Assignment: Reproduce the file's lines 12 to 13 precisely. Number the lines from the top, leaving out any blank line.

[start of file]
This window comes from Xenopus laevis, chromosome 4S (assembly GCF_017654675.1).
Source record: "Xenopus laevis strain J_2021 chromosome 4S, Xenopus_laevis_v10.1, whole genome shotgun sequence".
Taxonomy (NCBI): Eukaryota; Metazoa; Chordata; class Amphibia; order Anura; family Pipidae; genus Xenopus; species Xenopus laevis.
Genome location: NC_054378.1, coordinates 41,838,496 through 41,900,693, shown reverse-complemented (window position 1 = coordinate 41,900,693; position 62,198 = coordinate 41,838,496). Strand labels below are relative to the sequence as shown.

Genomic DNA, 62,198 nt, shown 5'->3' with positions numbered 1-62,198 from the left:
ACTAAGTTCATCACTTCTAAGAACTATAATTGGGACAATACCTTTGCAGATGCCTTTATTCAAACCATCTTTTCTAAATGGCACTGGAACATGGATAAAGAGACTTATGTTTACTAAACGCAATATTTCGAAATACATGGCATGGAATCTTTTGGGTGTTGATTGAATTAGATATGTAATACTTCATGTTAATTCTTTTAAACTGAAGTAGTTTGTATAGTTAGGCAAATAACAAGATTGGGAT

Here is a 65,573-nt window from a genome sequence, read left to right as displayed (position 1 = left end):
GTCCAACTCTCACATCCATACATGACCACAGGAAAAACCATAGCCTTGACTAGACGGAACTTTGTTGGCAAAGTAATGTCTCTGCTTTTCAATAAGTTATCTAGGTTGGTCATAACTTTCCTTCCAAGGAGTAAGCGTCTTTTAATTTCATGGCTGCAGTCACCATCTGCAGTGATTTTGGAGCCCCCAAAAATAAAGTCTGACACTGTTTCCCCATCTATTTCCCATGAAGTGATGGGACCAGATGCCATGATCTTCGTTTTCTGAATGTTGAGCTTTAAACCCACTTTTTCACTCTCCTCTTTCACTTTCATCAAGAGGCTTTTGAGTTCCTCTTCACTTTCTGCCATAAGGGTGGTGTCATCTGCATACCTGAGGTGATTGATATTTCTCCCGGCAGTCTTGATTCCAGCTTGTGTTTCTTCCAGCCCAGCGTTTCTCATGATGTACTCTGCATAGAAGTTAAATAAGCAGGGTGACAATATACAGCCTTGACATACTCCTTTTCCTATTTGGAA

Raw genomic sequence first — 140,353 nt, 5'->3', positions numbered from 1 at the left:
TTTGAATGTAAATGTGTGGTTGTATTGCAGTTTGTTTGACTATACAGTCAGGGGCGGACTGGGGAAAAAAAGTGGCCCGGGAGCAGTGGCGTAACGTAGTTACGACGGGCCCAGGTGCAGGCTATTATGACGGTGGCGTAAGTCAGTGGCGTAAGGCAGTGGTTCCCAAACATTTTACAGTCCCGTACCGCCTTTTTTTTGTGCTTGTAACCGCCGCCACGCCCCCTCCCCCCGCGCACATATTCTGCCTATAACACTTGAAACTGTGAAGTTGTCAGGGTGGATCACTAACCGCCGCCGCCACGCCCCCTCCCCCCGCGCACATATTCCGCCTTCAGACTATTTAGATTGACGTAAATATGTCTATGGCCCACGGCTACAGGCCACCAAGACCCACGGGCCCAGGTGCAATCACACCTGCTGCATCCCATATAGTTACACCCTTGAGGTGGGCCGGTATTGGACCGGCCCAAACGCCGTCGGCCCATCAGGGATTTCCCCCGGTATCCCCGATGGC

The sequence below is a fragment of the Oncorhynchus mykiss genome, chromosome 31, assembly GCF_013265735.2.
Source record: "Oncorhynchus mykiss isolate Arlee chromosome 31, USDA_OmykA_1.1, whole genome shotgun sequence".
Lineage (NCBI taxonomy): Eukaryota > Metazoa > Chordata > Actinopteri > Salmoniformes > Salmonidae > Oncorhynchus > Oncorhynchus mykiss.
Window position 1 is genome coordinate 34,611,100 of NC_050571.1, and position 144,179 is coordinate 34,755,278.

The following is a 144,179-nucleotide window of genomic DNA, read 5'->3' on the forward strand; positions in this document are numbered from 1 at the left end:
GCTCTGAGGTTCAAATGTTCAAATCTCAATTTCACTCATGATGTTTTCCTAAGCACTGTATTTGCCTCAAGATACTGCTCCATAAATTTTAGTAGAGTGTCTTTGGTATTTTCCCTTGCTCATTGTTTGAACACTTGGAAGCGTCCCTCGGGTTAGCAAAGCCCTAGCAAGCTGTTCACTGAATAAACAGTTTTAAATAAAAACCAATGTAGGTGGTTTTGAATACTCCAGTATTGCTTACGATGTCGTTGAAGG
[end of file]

Source record: "Oncorhynchus mykiss isolate Arlee chromosome 31, USDA_OmykA_1.1, whole genome shotgun sequence".
Lineage (NCBI taxonomy): Eukaryota > Metazoa > Chordata > Actinopteri > Salmoniformes > Salmonidae > Oncorhynchus > Oncorhynchus mykiss.